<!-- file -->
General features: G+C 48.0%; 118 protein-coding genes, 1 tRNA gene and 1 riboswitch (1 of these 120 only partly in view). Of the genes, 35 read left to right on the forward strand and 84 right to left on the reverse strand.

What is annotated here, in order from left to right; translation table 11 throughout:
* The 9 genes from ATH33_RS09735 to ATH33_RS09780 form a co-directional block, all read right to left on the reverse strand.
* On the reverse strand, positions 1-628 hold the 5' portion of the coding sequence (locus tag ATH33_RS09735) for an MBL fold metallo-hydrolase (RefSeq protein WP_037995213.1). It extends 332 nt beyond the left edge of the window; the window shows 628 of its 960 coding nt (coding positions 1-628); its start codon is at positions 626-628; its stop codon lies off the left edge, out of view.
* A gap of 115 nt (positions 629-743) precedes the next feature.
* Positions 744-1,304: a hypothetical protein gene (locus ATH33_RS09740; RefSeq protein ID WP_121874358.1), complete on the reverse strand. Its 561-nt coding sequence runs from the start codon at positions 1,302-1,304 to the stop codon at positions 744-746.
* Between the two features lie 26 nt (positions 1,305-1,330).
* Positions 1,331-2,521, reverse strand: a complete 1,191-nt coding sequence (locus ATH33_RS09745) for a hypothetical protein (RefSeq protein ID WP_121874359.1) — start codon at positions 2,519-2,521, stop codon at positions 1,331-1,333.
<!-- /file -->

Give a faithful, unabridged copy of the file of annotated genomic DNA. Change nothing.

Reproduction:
General features: G+C 48.0%; 118 protein-coding genes, 1 tRNA gene and 1 riboswitch (1 of these 120 only partly in view). Of the genes, 35 read left to right on the forward strand and 84 right to left on the reverse strand.

What is annotated here, in order from left to right; translation table 11 throughout:
* The 9 genes from ATH33_RS09735 to ATH33_RS09780 form a co-directional block, all read right to left on the reverse strand.
* On the reverse strand, positions 1-628 hold the 5' portion of the coding sequence (locus tag ATH33_RS09735) for an MBL fold metallo-hydrolase (RefSeq protein WP_037995213.1). It extends 332 nt beyond the left edge of the window; the window shows 628 of its 960 coding nt (coding positions 1-628); its start codon is at positions 626-628; its stop codon lies off the left edge, out of view.
* A gap of 115 nt (positions 629-743) precedes the next feature.
* Positions 744-1,304: a hypothetical protein gene (locus ATH33_RS09740; RefSeq protein ID WP_121874358.1), complete on the reverse strand. Its 561-nt coding sequence runs from the start codon at positions 1,302-1,304 to the stop codon at positions 744-746.
* Between the two features lie 26 nt (positions 1,305-1,330).
* Positions 1,331-2,521, reverse strand: a complete 1,191-nt coding sequence (locus ATH33_RS09745) for a hypothetical protein (RefSeq protein ID WP_121874359.1) — start codon at positions 2,519-2,521, stop codon at positions 1,331-1,333.